• “Fierce, funny, and fast-paced. This is sci-fi in a world as rich, detailed, and diverse as our own. It’s about fighting for what’s right, about fixing what’s broken, about cheering for the underdog, against all odds. Read it, love it, and then read it again.” – Ramez Naam, Winner of the Promethues and Philip K. Dick Awards and author of the Nexus series
  • “The story ramps the stakes up gradually, but never seems to stop doing so – and ties the grander global game with a more personal struggle for Padma in a way which makes for an eminently enjoyable read. A cracking read, and I’m looking forward to seeing where Padma and Rakunas  take us next.” – Sci-Fi and Fantasy Reviews
  • “The series has everything that makes for a scifi classic – a richly imagined world, a plot that is thrilling and thought provoking while successfully commenting on current issues, a diverse well developed cast of characters, and that touch of magic that comes from an author gifted with eloquence and imagination.” – Stephanie Sasse of Muttcafe.com
  • Like A Boss is a laugh-in-your-face rejection of grimdark cynicism and cyberpunk dystopia. It’s a flag-waving, singing-out-loud celebration of people doing the right thing even though it will be hard (and conscious of the cost to themselves), because they know it’s the right thing to do, damn it.  It’s a celebration of hope and trust and community. I loved it.” – X + 1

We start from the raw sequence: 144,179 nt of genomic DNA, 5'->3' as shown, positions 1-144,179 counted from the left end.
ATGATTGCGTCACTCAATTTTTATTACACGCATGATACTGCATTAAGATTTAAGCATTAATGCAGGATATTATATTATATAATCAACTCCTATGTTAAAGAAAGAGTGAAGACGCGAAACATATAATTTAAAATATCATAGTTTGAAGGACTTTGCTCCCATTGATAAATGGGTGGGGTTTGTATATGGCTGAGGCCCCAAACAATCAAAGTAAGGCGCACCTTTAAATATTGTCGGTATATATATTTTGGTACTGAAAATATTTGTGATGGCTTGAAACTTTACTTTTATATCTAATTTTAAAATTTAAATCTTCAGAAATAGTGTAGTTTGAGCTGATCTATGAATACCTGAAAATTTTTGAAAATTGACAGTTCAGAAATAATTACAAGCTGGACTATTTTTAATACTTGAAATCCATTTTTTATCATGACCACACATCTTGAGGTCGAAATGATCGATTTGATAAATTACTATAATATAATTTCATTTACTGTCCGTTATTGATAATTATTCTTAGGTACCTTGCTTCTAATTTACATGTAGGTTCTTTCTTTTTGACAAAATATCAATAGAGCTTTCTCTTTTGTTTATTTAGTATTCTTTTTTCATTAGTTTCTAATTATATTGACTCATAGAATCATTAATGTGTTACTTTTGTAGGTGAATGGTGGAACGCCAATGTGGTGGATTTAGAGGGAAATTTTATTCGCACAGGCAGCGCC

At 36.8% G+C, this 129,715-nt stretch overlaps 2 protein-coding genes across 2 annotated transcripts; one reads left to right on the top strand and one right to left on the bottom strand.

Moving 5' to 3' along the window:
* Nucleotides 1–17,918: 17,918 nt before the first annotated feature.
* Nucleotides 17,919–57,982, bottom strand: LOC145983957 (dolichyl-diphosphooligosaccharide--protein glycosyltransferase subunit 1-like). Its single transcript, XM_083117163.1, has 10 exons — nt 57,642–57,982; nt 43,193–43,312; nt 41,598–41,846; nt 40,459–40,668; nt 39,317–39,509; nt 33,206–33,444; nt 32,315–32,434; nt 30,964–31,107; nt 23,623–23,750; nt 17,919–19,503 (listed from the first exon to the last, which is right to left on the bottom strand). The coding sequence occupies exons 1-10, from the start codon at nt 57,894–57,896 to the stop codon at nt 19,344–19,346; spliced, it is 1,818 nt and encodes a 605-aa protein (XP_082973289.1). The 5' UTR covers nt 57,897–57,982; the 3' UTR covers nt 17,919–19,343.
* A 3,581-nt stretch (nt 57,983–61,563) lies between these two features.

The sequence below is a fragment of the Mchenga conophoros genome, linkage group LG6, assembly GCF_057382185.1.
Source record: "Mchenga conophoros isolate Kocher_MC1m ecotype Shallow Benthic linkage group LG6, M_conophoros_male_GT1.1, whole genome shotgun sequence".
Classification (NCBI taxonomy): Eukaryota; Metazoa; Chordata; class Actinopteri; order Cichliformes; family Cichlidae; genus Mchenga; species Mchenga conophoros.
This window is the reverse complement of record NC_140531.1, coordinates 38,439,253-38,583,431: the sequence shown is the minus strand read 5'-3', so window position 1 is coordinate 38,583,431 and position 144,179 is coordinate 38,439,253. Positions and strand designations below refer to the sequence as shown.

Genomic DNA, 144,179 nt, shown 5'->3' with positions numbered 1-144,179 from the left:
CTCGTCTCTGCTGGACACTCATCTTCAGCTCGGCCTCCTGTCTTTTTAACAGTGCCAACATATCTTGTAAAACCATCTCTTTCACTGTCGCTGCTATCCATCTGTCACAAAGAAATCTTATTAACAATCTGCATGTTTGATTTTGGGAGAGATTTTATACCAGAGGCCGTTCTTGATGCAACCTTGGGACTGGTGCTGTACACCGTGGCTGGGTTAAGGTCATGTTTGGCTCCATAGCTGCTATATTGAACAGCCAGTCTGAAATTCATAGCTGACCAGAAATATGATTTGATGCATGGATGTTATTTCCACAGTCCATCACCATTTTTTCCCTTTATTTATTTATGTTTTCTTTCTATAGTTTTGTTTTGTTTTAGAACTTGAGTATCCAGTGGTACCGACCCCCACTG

• “Fast-paced, funny, and full of action. Once again Rakunas writes a winner. Regarding modern science fiction, there is certainly a new voice that needs to be heard.” – Eyes and Books

Pixel Scroll 7/12/16 Boys! Raise Giant Pixels in your Cellar!

(1) RAMBO REPORT. “SFWA is Many Things, But Not a Gelatinous Cube” insists Cat Rambo, the organization’s President, in a 3,800 word update published halfway through her two-year term in office.

I was looking at Twitter the other day and reading through mentions of the Nebula Conference Weekend, including celebration of our new Grandmaster C.J. Cherryh, when I hit a tweet saying something along the lines of, “I hope SFWA doesn’t think this excuses the choice of picking (another author) in the past”. The way the sentence struck me got me thinking about the sort of perception that allows that particular construction.